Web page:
Masih had pulled the lever.
“I didn’t feel anything,” he says, of when he heard the news of the acquittals. “If anyone is going to feel tension about it, it would be the jail superintendent, or the deputy, or the chief minister. I didn’t issue the black warrants, did I?
In a sense, Masih concedes, he sees prisoners at their most intimate, in a moment where there are no longer any pretences.
“Yes, I see a face of theirs [that others do not],” he says. “At that time, they are crying. Either from the inside or the outside.”
Some, he says, ask for forgiveness – from him, from the jail superintendent, from anyone who will listen.
“They’re finished, from the inside. The convict who has done it, they know that they have to accept their fate.”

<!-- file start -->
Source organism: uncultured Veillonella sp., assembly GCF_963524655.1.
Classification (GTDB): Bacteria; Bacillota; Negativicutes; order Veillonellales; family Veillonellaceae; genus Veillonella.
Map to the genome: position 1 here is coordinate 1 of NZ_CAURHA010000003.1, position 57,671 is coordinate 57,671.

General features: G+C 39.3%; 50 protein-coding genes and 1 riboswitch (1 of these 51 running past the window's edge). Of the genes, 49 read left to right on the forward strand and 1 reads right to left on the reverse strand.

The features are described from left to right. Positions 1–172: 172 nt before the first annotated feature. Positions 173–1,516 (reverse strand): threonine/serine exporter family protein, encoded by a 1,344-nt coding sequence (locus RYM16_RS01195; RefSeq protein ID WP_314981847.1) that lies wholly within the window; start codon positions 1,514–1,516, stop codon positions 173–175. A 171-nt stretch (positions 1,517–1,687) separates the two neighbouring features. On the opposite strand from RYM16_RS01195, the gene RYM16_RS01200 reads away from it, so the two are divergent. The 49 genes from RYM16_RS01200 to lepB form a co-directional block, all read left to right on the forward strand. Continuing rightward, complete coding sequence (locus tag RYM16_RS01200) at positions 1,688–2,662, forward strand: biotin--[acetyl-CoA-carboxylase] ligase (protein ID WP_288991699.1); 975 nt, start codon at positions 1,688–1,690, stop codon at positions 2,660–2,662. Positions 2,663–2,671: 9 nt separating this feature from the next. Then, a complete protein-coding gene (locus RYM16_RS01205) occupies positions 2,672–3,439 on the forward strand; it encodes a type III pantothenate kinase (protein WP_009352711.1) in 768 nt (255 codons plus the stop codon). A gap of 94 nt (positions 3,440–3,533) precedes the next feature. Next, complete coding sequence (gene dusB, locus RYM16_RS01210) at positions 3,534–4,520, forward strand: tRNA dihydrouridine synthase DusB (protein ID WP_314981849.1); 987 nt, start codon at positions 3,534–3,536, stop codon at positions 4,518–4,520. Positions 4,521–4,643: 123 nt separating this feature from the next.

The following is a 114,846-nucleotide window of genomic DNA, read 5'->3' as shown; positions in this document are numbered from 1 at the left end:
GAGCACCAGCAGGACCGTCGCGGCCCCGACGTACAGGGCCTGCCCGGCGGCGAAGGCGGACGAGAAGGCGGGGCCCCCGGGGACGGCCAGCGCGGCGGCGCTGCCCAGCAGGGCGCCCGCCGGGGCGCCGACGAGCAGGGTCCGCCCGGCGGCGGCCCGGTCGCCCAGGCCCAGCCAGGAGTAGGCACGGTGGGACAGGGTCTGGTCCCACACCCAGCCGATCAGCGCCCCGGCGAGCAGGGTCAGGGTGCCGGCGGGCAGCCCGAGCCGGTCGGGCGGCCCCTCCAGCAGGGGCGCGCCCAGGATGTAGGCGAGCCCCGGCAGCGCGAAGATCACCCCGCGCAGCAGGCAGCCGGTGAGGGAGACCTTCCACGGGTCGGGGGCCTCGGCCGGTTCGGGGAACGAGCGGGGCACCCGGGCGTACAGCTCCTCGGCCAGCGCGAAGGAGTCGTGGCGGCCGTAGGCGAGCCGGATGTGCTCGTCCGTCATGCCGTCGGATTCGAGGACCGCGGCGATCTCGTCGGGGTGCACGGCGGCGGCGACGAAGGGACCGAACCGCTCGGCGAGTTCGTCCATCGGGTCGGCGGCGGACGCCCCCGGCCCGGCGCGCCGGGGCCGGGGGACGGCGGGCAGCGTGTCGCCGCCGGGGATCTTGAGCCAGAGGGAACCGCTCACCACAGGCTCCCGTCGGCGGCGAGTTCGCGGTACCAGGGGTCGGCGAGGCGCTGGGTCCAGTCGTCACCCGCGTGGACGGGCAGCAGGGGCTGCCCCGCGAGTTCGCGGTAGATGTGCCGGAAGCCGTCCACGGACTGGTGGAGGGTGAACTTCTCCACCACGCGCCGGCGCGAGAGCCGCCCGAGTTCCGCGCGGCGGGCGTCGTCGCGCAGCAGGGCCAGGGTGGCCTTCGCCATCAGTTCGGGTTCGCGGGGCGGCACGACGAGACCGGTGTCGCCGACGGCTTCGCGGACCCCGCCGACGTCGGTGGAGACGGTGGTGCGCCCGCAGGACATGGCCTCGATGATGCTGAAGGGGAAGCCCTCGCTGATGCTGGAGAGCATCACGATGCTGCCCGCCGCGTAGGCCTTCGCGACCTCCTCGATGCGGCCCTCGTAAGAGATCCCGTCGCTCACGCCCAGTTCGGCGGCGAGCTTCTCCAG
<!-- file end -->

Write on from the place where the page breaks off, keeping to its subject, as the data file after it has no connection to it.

Others, however, exult in their deeds.
One execution that Masih says will always stay with him was that of two men convicted for facilitating a suicide attack on then Pakistani President General Pervez Musharraf in 2004. They were hanged in December 2014.
“They came to me 12 minutes before their hanging. They were raising slogans, and greeting each other happily as if they were at Eid prayers. They said that they were bound for heaven,” he says.
“They accepted that they had done everything that they had been accused of. They were happy about it.”
What, then, does Masih see as the difference between himself and those men? Or, rather, between himself and all of the murderers that he has executed over the years? Is there one?
“What I do, it is different,” he says, emphatically. “I am killing people based on the law. The murderer has killed by their choice, but I am not killing by my own choice. On my side, I have the whole state, all the way to the president. I have not picked the convict to kill.